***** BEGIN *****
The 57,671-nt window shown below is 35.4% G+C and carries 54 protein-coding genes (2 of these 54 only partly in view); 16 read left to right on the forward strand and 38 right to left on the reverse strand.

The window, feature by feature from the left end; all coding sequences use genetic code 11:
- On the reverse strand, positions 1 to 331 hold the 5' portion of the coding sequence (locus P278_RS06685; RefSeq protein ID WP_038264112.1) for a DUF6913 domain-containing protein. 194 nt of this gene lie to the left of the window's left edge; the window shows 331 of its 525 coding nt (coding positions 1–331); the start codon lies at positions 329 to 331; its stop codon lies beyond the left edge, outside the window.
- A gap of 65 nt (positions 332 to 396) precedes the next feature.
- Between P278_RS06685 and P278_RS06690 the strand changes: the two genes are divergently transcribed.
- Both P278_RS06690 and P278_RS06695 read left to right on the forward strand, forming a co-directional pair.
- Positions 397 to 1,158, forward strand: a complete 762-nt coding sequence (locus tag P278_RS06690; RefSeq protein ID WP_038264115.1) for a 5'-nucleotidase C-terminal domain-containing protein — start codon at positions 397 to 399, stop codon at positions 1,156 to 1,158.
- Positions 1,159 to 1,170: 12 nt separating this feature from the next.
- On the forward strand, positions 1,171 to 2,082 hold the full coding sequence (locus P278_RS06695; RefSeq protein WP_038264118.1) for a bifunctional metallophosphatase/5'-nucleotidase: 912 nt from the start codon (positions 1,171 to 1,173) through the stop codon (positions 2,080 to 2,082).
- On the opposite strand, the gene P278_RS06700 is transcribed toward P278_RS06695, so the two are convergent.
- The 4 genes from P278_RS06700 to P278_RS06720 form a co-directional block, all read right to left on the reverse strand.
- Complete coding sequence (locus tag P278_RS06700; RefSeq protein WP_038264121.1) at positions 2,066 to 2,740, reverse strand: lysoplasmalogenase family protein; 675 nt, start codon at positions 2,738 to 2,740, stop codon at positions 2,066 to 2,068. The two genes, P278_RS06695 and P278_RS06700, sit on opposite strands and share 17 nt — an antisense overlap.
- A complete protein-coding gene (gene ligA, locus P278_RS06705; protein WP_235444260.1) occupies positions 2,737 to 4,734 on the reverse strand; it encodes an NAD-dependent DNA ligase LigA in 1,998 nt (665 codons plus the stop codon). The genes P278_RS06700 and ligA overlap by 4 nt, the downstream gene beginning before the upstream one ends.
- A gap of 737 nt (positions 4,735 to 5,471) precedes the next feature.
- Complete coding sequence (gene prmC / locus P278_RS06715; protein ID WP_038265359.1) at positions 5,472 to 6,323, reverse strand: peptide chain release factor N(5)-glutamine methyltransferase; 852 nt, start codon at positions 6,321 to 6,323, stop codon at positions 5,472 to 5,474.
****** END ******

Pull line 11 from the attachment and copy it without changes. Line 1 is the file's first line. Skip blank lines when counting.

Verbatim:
- The 4 genes from P278_RS06700 to P278_RS06720 form a co-directional block, all read right to left on the reverse strand.